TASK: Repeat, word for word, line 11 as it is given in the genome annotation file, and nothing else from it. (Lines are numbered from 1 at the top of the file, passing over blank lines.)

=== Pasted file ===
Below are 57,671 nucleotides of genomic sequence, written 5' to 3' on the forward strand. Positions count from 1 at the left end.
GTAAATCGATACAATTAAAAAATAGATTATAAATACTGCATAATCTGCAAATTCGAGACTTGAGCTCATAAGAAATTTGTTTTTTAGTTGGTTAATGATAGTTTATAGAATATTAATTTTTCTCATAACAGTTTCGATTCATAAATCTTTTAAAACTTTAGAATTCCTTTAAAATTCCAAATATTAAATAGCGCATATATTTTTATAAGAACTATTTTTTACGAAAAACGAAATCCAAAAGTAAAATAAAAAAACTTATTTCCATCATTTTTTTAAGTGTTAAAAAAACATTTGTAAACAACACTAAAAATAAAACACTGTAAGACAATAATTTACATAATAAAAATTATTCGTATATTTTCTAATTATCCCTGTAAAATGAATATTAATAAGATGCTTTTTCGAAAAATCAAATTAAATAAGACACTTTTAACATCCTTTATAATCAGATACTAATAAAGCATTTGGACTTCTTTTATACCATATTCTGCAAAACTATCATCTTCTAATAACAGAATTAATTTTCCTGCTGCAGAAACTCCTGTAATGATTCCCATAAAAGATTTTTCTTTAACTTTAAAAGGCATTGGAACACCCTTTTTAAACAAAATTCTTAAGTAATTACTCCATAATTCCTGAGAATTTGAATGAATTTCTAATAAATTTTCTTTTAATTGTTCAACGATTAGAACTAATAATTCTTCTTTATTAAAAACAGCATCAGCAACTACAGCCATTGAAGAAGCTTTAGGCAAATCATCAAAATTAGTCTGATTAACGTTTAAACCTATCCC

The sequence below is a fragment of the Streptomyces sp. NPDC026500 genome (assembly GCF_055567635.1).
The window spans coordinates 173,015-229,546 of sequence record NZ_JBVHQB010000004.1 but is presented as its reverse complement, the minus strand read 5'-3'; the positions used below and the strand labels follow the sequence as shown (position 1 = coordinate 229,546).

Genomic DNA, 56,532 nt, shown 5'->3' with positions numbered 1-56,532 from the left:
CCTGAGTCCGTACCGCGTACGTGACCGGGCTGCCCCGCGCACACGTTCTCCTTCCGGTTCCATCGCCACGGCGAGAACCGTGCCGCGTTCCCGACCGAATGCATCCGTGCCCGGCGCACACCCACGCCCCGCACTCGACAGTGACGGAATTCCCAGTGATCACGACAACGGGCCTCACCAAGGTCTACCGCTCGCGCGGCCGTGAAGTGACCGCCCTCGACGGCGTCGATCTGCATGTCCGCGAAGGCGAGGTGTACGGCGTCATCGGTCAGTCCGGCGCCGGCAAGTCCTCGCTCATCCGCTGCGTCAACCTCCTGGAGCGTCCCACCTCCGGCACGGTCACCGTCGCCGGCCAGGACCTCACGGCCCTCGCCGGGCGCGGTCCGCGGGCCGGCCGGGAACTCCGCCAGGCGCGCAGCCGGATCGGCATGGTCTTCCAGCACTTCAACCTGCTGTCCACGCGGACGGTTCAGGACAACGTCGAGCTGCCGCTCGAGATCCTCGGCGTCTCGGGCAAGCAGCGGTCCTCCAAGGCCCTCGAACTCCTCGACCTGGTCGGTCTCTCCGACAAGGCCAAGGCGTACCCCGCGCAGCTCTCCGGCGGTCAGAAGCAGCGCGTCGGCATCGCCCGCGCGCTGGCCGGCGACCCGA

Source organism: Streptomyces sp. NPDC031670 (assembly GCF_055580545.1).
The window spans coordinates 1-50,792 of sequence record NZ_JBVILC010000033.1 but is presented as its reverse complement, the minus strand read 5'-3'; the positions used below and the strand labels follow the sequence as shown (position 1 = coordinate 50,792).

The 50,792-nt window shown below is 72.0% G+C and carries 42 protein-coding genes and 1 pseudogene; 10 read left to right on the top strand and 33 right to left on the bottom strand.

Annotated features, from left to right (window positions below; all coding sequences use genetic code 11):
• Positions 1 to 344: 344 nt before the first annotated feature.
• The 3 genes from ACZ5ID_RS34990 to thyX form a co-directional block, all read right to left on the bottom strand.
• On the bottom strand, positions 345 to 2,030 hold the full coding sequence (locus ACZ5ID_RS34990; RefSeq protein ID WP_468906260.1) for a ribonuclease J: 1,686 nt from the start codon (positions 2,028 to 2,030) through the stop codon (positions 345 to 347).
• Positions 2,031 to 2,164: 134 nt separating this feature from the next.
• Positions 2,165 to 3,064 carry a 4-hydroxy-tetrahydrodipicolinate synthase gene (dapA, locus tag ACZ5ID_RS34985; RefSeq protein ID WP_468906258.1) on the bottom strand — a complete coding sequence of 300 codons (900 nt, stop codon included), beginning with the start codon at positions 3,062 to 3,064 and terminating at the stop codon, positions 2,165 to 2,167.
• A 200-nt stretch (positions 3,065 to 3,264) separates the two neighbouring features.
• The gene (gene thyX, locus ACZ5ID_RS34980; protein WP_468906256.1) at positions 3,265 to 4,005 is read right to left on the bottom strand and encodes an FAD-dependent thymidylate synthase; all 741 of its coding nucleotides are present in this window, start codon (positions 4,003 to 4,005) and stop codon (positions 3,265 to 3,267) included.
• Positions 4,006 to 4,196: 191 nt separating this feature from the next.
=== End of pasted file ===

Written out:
• Positions 1 to 344: 344 nt before the first annotated feature.